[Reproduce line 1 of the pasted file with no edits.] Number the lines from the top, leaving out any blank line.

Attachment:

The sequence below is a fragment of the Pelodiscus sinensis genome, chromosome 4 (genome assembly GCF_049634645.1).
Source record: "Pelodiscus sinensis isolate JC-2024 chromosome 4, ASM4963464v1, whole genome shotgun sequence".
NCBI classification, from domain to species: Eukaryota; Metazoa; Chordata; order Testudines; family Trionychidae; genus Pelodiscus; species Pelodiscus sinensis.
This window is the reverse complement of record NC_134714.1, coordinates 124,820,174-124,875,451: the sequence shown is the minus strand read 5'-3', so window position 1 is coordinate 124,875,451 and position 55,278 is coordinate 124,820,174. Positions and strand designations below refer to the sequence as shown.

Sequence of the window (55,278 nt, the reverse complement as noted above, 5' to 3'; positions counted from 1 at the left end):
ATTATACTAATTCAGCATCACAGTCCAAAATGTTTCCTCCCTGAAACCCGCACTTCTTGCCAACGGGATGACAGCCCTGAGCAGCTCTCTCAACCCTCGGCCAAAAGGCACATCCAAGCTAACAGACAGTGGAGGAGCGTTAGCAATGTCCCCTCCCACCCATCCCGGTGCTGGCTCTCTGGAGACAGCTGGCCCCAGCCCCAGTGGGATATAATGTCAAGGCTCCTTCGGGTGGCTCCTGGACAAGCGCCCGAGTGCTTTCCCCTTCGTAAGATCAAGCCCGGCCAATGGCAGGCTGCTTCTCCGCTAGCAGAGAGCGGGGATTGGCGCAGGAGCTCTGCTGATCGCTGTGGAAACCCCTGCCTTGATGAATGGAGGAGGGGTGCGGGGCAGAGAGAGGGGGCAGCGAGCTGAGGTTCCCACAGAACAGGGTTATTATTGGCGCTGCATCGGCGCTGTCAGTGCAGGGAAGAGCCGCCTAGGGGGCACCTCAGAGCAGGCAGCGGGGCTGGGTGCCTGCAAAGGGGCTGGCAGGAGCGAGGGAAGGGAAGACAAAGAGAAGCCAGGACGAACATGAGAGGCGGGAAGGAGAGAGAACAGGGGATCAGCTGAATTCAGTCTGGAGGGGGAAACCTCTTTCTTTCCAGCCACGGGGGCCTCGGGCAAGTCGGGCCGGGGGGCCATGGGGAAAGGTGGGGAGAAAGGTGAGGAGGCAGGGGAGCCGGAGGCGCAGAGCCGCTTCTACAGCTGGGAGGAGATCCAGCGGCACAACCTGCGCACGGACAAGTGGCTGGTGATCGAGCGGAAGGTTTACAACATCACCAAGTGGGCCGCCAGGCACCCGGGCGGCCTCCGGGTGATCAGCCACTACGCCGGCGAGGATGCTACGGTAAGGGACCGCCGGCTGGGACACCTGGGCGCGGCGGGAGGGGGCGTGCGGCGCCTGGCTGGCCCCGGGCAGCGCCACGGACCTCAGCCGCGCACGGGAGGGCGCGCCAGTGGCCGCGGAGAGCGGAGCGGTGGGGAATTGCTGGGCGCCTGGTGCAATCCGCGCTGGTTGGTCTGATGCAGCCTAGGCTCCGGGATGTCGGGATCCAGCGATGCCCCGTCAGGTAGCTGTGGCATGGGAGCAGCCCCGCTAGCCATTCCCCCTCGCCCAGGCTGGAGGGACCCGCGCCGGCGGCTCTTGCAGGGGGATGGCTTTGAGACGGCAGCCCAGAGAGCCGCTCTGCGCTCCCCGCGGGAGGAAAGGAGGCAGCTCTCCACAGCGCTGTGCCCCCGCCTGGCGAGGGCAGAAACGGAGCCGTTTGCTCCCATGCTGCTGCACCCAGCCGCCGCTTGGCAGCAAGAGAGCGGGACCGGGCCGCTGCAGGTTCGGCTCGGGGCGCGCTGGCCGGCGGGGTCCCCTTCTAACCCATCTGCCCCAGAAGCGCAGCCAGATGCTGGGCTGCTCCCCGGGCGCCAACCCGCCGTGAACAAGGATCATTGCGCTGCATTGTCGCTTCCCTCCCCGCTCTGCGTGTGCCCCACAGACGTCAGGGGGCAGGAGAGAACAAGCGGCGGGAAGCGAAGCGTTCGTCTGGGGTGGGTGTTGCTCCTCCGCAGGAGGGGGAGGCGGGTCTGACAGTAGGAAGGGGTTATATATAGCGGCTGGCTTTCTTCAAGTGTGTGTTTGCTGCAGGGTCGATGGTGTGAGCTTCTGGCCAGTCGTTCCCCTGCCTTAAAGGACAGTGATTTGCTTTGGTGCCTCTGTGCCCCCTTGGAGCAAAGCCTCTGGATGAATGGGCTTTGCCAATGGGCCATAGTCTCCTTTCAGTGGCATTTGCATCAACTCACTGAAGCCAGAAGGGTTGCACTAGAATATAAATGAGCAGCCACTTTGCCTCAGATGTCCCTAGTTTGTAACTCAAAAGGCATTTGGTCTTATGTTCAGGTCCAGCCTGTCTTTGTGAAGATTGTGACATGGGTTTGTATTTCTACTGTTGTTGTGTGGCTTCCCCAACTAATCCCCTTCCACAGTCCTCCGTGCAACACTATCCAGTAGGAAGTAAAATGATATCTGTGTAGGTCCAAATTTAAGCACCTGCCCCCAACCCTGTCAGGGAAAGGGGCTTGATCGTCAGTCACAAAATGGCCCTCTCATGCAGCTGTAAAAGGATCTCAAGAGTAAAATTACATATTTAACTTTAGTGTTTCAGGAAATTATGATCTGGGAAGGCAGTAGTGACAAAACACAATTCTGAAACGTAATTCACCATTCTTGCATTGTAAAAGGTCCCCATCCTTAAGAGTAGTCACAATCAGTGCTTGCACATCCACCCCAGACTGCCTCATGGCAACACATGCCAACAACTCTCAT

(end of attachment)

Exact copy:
The sequence below is a fragment of the Pelodiscus sinensis genome, chromosome 4 (genome assembly GCF_049634645.1).